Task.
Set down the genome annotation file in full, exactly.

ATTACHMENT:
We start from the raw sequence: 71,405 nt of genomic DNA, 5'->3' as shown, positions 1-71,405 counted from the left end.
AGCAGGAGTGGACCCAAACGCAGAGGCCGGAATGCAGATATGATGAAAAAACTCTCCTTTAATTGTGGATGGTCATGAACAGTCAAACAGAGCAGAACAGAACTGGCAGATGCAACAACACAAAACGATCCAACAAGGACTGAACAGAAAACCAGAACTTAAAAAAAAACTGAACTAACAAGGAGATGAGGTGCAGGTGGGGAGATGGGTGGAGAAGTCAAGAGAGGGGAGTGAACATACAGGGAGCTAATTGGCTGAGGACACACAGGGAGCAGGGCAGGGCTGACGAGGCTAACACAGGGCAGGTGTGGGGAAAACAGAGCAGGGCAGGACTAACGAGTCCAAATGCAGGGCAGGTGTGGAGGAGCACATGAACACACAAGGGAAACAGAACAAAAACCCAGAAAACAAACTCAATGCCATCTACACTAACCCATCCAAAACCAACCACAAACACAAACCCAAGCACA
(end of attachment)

We start from the raw sequence: 71,405 nt of genomic DNA, 5'->3' as shown, positions 1-71,405 counted from the left end.
AGCAGGAGTGGACCCAAACGCAGAGGCCGGAATGCAGATATGATGAAAAAACTCTCCTTTAATTGTGGATGGTCATGAACAGTCAAACAGAGCAGAACAGAACTGGCAGATGCAACAACACAAAACGATCCAACAAGGACTGAACAGAAAACCAGAACTTAAAAAAAAACTGAACTAACAAGGAGATGAGGTGCAGGTGGGGAGATGGGTGGAGAAGTCAAGAGAGGGGAGTGAACATACAGGGAGCTAATTGGCTGAGGACACACAGGGAGCAGGGCAGGGCTGACGAGGCTAACACAGGGCAGGTGTGGGGAAAACAGAGCAGGGCAGGACTAACGAGTCCAAATGCAGGGCAGGTGTGGAGGAGCACATGAACACACAAGGGAAACAGAACAAAAACCCAGAAAACAAACTCAATGCCATCTACACTAACCCATCCAAAACCAACCACAAACACAAACCCAAGCACA